Animal rescue part of post-floods relief effort
Ljubljana, 10 August - The relief effort post-floods includes animal rescue and deliveries of fuel for heavy machinery. Helicopters play a crucial part in this, the police said on Thursday.
Heavy machinery has been key in the clean-up effort after last weekend's massive floods, which are considered the worst natural disaster on record to have hit Slovenia.
Machines have been playing a pivotal role in re-establishing the current of the Savinja River in the eponymous valley in the north of the country, the General Police Administration said.
Fuel supplies are of key importance now in affected areas. Barrels containing oil are attached to the helicopter and transported to where they are needed.
Now that people have been reported to be safe and sound or more or less brought to safety animal rescue is also part of the relief effort.
The police aircraft unit is actively rescuing animals in distress in the post-flooding landscape and securing people's property and assets. For example, two pigs were rescued from the Savinja Valley by helicopter, the police said.
The animals were airlifted from a farm and moved to a safer location a few hundred metres away. The pigs' owners lost their farm in the floods, and the only livestock survivors were the pigs and a mare, which fled the swollen waters on its own, the police said.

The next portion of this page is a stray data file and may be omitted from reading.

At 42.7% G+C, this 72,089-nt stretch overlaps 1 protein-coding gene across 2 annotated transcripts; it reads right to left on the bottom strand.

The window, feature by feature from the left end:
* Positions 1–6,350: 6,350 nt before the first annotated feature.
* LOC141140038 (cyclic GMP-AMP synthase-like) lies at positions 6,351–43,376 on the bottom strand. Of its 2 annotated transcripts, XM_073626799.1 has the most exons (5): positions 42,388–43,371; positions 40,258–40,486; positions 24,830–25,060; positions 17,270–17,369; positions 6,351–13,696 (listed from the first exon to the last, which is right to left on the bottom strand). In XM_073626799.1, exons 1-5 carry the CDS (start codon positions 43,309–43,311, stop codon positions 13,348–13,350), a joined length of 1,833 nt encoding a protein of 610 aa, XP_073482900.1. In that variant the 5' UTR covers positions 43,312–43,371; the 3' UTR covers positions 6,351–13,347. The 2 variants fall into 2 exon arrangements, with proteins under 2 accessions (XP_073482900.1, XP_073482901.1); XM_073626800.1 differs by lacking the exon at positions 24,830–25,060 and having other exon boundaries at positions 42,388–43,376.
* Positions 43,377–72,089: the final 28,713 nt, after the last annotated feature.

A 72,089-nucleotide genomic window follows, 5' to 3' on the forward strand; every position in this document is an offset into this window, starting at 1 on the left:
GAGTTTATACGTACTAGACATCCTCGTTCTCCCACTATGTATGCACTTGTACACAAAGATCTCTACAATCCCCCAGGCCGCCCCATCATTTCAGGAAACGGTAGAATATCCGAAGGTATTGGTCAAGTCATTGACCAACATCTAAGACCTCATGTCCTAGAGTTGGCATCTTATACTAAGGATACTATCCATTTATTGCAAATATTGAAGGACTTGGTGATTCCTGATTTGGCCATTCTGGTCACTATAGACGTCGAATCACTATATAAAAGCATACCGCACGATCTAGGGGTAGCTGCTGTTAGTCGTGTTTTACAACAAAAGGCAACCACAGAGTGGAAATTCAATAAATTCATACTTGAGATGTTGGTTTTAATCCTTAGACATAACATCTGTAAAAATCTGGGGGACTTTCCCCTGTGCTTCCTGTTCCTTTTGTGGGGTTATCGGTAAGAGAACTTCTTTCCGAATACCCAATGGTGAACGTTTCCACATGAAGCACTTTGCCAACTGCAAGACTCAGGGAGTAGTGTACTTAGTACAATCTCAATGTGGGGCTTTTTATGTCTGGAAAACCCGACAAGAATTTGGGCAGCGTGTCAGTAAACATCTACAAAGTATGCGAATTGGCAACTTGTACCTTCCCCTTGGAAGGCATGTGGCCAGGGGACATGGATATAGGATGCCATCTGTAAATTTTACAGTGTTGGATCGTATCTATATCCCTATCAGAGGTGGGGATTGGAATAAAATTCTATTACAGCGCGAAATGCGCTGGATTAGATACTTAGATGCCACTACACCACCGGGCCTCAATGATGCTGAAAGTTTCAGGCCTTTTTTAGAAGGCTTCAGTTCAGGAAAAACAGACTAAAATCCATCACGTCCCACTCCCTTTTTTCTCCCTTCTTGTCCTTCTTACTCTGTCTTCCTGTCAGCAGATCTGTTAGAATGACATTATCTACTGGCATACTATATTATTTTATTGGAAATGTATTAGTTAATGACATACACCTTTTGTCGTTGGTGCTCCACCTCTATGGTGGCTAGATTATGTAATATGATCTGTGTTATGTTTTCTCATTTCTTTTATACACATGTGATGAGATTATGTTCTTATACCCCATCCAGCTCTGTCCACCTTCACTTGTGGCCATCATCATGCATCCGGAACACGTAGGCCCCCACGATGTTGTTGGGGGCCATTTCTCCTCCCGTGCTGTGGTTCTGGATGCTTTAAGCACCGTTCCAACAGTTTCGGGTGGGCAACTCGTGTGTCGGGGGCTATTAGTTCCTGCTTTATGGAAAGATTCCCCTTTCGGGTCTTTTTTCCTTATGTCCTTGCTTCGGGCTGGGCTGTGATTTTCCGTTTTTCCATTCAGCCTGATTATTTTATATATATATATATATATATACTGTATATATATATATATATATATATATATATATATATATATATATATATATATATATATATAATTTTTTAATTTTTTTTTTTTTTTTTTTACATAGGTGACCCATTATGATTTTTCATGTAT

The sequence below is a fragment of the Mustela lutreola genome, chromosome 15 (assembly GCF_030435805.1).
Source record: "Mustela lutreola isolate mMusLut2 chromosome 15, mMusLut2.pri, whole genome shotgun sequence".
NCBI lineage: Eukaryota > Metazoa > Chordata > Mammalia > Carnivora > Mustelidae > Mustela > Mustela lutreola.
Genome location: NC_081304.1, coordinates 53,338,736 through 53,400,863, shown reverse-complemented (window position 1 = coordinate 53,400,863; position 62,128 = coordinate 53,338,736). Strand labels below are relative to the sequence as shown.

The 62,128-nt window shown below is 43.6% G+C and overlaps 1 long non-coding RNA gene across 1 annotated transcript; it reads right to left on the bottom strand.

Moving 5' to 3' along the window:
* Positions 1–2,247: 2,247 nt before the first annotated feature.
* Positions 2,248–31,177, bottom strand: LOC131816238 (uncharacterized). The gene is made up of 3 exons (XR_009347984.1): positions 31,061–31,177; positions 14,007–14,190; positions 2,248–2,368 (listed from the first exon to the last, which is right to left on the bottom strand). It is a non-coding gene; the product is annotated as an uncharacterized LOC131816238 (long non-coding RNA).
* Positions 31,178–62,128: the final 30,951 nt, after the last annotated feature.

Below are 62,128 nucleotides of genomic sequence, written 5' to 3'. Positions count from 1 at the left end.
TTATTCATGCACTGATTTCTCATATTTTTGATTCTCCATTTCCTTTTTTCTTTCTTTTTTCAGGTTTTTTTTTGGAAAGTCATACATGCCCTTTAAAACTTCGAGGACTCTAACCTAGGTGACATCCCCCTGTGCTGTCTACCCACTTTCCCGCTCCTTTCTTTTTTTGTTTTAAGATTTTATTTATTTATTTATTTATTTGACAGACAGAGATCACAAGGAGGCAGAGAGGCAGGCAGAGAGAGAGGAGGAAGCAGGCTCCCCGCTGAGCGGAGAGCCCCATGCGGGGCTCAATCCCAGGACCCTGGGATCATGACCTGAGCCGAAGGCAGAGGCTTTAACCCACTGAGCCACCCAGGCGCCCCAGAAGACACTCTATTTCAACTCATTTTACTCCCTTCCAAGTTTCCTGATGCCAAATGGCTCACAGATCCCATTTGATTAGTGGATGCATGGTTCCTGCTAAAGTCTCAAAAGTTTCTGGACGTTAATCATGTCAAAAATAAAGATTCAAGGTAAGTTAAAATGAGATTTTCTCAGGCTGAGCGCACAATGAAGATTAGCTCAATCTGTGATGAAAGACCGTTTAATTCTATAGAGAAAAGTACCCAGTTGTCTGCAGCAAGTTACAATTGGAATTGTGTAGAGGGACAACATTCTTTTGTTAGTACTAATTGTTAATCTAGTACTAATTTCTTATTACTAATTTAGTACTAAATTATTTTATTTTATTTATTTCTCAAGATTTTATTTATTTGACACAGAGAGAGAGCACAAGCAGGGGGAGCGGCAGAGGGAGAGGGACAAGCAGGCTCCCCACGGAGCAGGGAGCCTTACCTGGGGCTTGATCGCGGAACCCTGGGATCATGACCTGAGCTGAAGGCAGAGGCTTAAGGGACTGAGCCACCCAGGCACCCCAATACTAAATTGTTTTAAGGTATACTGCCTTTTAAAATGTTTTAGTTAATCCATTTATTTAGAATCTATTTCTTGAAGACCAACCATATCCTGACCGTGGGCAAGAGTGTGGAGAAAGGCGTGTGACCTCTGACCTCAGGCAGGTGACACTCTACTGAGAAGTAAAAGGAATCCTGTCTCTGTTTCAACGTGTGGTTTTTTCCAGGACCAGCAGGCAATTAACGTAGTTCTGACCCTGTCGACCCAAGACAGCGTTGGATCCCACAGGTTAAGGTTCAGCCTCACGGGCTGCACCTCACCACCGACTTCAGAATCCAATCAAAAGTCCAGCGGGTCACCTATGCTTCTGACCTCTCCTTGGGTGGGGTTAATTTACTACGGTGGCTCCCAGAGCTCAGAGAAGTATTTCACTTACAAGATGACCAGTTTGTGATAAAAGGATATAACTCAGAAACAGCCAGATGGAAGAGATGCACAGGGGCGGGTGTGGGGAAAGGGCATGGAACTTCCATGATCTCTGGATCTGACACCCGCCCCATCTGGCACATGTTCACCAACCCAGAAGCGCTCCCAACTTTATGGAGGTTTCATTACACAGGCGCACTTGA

Additional animal rescue stories keep popping up on social media. Also in the Savinja Valley, the Slovenian troops and Civil Protection members rescued a calf.
Trapped in mud and debris for nearly a week and cooing for help, the two-month-old calf miraculously survived the floods and was brought to safety after what the army described as a challenging rescue. He is recuperating from the ordeal, 24ur.com reported.
Even though it seemed at first that there will be no rescue for the baby calf, things started moving along after an animal rights NGO urged help and the Slovenian military stepped in. It also seems that Prime Minister Robert Golob and his partner and animal rights activist, Tina Gaber, have played a part in making sure that the calf is rescued, the news portal added.
Moreover, volunteer firefighters from Velenje brought an injured swan back into the local lake after the bird was flushed away by the raging waters.
The floods are likely to have had a devastating impact on wildlife. There is no detailed information about the situation yet, but in Pomurje in the north-east of the country initial estimates suggest that losses of deer and small game in flooding-prone areas will be very high.
Some hunting organisations have already detected increased game mortality, the Slovenian Hunting Association told the STA.
Experts have also warned that rivers in the affected areas will be left nearly without fish since most of them were killed by the strong currents. Fishermen will reintroduce the artificially bred species, while repopulation of other species will take years.